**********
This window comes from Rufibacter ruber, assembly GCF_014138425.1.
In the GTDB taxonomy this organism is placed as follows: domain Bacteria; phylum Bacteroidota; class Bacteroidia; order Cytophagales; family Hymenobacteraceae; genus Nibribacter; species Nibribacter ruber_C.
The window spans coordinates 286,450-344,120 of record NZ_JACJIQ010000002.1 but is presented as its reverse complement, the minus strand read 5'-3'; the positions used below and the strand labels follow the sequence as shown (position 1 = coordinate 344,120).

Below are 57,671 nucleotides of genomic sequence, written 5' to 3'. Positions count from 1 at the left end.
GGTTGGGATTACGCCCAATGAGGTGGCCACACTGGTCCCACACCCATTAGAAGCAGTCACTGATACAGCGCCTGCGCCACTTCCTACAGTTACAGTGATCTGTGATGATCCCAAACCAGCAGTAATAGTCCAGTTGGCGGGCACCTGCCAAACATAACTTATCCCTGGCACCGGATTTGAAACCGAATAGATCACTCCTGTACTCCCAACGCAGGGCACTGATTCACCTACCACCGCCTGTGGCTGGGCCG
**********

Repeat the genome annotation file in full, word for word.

This window comes from Rufibacter ruber, assembly GCF_014138425.1.
In the GTDB taxonomy this organism is placed as follows: domain Bacteria; phylum Bacteroidota; class Bacteroidia; order Cytophagales; family Hymenobacteraceae; genus Nibribacter; species Nibribacter ruber_C.
The window spans coordinates 286,450-344,120 of record NZ_JACJIQ010000002.1 but is presented as its reverse complement, the minus strand read 5'-3'; the positions used below and the strand labels follow the sequence as shown (position 1 = coordinate 344,120).

Below are 57,671 nucleotides of genomic sequence, written 5' to 3'. Positions count from 1 at the left end.
GGTTGGGATTACGCCCAATGAGGTGGCCACACTGGTCCCACACCCATTAGAAGCAGTCACTGATACAGCGCCTGCGCCACTTCCTACAGTTACAGTGATCTGTGATGATCCCAAACCAGCAGTAATAGTCCAGTTGGCGGGCACCTGCCAAACATAACTTATCCCTGGCACCGGATTTGAAACCGAATAGATCACTCCTGTACTCCCAACGCAGGGCACTGATTCACCTACCACCGCCTGTGGCTGGGCCG